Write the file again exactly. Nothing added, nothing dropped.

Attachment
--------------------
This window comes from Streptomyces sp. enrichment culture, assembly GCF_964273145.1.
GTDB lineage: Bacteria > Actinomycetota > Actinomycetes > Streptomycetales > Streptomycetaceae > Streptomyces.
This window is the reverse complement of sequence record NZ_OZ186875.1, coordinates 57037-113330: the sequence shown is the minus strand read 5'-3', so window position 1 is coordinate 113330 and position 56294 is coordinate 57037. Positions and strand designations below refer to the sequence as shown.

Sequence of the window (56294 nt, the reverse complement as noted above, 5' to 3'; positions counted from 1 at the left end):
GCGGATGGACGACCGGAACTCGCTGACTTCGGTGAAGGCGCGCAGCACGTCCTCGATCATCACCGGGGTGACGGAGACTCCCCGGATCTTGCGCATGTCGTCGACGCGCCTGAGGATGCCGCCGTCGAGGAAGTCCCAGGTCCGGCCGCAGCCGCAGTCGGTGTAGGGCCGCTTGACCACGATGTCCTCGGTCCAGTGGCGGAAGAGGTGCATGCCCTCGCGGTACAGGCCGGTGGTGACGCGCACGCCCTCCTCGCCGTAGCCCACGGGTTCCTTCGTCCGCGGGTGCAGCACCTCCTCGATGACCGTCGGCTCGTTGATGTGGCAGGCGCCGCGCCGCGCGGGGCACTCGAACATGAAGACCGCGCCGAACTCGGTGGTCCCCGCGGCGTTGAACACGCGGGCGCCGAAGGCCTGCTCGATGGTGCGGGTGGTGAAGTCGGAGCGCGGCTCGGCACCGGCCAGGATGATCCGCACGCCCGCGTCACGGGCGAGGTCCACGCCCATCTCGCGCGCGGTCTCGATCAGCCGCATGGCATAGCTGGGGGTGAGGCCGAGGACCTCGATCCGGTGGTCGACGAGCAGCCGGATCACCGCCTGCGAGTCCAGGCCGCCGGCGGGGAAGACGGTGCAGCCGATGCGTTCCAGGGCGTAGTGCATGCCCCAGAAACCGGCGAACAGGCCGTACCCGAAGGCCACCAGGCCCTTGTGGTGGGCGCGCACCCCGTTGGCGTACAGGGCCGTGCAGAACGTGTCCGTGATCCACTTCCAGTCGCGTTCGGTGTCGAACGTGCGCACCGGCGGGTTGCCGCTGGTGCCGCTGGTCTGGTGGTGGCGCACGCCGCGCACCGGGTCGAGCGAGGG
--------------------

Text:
This window comes from Streptomyces sp. enrichment culture, assembly GCF_964273145.1.
GTDB lineage: Bacteria > Actinomycetota > Actinomycetes > Streptomycetales > Streptomycetaceae > Streptomyces.
This window is the reverse complement of sequence record NZ_OZ186875.1, coordinates 57037-113330: the sequence shown is the minus strand read 5'-3', so window position 1 is coordinate 113330 and position 56294 is coordinate 57037. Positions and strand designations below refer to the sequence as shown.

Sequence of the window (56294 nt, the reverse complement as noted above, 5' to 3'; positions counted from 1 at the left end):
GCGGATGGACGACCGGAACTCGCTGACTTCGGTGAAGGCGCGCAGCACGTCCTCGATCATCACCGGGGTGACGGAGACTCCCCGGATCTTGCGCATGTCGTCGACGCGCCTGAGGATGCCGCCGTCGAGGAAGTCCCAGGTCCGGCCGCAGCCGCAGTCGGTGTAGGGCCGCTTGACCACGATGTCCTCGGTCCAGTGGCGGAAGAGGTGCATGCCCTCGCGGTACAGGCCGGTGGTGACGCGCACGCCCTCCTCGCCGTAGCCCACGGGTTCCTTCGTCCGCGGGTGCAGCACCTCCTCGATGACCGTCGGCTCGTTGATGTGGCAGGCGCCGCGCCGCGCGGGGCACTCGAACATGAAGACCGCGCCGAACTCGGTGGTCCCCGCGGCGTTGAACACGCGGGCGCCGAAGGCCTGCTCGATGGTGCGGGTGGTGAAGTCGGAGCGCGGCTCGGCACCGGCCAGGATGATCCGCACGCCCGCGTCACGGGCGAGGTCCACGCCCATCTCGCGCGCGGTCTCGATCAGCCGCATGGCATAGCTGGGGGTGAGGCCGAGGACCTCGATCCGGTGGTCGACGAGCAGCCGGATCACCGCCTGCGAGTCCAGGCCGCCGGCGGGGAAGACGGTGCAGCCGATGCGTTCCAGGGCGTAGTGCATGCCCCAGAAACCGGCGAACAGGCCGTACCCGAAGGCCACCAGGCCCTTGTGGTGGGCGCGCACCCCGTTGGCGTACAGGGCCGTGCAGAACGTGTCCGTGATCCACTTCCAGTCGCGTTCGGTGTCGAACGTGCGCACCGGCGGGTTGCCGCTGGTGCCGCTGGTCTGGTGGTGGCGCACGCCGCGCACCGGGTCGAGCGAGGG